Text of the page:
An Indian scientist on Wednesday announced the discovery of a carbon-rich planet, named WASP-12b, orbiting a distant star about 1200 light years away from the earth. This find is the first of a new class of exoplanetss and throws open the possible existence of diamond-studded stars.
Nikku Madhusudhan, a Benares Hindu University alumini, and his colleagues at the Massachusetts Institute of Technology recently measured the first-ever planetary atmosphere that is substantially enriched in carbon.
"The researchers found that the carbon-to-oxygen ratio of WASP-12b, an exoplanet about 1.4 times the mass of Jupiter and located about 1,200 light years away, is greater than one," Madhusudhan, who is now a postdoctoral researcher at Princeton University, reported in a publication on Wednesday.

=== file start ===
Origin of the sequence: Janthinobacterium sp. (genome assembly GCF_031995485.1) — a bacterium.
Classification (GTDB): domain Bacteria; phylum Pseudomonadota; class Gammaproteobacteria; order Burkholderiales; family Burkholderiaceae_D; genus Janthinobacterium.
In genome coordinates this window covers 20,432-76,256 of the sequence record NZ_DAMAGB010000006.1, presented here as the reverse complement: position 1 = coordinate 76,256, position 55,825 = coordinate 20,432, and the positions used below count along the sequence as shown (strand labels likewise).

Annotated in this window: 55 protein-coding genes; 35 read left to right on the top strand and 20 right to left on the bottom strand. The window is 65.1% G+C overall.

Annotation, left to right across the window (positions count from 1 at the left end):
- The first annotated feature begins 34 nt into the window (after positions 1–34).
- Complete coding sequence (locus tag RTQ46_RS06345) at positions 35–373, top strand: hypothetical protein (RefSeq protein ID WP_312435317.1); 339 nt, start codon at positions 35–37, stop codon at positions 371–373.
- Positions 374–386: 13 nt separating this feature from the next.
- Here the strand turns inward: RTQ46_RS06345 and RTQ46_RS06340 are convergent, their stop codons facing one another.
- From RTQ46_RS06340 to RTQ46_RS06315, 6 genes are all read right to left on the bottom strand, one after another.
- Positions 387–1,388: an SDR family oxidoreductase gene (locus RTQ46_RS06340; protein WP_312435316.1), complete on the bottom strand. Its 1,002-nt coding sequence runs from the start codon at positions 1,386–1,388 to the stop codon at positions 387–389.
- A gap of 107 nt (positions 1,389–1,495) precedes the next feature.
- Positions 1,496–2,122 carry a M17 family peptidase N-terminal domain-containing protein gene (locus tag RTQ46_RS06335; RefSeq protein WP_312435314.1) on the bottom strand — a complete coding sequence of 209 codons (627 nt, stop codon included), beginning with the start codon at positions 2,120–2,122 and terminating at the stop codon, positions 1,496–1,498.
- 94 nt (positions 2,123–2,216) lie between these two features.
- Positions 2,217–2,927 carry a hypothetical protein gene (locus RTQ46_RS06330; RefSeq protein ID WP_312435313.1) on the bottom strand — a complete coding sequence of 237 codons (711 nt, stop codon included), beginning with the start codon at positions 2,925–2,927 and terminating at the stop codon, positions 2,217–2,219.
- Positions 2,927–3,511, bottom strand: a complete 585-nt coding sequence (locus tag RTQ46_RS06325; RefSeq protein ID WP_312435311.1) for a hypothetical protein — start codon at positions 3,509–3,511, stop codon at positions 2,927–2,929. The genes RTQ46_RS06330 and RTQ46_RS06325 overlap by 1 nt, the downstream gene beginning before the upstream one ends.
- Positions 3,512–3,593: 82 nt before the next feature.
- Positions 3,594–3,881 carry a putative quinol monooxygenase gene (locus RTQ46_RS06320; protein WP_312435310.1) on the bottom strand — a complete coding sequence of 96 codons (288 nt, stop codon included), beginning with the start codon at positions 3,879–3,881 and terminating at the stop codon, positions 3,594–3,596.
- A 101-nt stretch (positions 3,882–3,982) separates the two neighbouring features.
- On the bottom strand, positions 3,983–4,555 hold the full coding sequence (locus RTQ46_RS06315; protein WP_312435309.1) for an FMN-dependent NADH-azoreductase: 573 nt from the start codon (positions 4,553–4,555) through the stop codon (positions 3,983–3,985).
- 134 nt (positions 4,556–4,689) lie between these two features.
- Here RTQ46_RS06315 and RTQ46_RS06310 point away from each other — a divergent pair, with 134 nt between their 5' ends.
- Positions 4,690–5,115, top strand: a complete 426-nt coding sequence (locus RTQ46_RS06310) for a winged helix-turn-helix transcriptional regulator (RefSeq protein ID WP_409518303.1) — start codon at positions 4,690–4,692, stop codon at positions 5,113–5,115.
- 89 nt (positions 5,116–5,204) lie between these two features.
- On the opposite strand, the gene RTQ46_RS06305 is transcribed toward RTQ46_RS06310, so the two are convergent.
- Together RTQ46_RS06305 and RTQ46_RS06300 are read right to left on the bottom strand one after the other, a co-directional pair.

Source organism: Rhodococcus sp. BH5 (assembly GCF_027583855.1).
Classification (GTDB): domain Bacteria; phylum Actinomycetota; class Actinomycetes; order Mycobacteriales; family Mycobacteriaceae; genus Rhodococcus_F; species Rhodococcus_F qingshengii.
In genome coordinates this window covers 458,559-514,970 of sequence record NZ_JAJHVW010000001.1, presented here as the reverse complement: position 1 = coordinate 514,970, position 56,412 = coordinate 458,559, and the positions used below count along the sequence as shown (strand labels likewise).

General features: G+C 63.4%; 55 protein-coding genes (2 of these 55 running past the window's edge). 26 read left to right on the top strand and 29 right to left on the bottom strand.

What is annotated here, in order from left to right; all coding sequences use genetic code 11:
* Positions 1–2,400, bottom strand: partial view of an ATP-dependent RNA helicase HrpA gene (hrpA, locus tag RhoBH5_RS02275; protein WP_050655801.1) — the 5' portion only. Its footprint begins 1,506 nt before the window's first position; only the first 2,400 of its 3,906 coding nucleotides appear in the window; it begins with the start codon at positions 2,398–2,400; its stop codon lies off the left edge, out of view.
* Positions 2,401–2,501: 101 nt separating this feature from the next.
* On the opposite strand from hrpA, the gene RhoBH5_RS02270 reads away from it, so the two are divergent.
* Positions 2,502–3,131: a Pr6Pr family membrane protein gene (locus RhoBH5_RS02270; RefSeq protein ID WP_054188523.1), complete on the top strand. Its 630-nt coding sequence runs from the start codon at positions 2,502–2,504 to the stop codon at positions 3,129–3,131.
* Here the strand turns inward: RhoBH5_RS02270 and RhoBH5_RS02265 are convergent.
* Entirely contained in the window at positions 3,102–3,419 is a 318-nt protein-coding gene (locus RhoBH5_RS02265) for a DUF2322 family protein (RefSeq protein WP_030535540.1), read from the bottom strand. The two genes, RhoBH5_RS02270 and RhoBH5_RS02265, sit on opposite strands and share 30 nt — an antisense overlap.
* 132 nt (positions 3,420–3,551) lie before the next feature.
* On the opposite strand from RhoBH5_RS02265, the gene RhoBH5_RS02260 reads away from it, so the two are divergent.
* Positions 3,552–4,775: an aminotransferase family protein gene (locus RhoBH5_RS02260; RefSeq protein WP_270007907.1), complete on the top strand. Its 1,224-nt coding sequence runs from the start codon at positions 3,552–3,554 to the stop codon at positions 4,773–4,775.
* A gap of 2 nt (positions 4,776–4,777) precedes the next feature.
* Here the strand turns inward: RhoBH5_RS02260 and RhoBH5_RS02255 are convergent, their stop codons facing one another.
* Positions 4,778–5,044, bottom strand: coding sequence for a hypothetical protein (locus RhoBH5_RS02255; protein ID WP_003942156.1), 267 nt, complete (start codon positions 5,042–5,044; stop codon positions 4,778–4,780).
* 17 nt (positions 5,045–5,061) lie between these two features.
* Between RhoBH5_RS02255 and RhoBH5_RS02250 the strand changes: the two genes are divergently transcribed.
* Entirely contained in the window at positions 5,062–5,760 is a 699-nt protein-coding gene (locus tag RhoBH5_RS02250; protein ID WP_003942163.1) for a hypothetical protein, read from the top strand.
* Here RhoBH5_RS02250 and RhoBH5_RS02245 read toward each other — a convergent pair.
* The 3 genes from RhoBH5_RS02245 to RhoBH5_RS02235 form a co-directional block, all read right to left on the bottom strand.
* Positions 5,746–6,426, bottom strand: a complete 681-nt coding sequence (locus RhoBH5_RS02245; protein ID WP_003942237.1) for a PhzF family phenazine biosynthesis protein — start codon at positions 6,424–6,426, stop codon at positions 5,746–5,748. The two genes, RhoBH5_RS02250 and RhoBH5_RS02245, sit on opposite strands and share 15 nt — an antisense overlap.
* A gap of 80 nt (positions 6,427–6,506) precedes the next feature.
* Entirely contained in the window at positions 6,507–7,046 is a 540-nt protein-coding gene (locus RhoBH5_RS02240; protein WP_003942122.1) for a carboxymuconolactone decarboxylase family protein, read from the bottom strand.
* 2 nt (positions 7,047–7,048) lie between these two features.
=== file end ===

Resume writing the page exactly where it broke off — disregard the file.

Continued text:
This carbon-rich atmosphere backs the possibility that exoplanets could be made up of pure carbon rocks like diamond or graphite rather than the silica-based rock found in Earth.
WASP-12b is a very hot exoplanet, largely made of gas and has no surface to host life.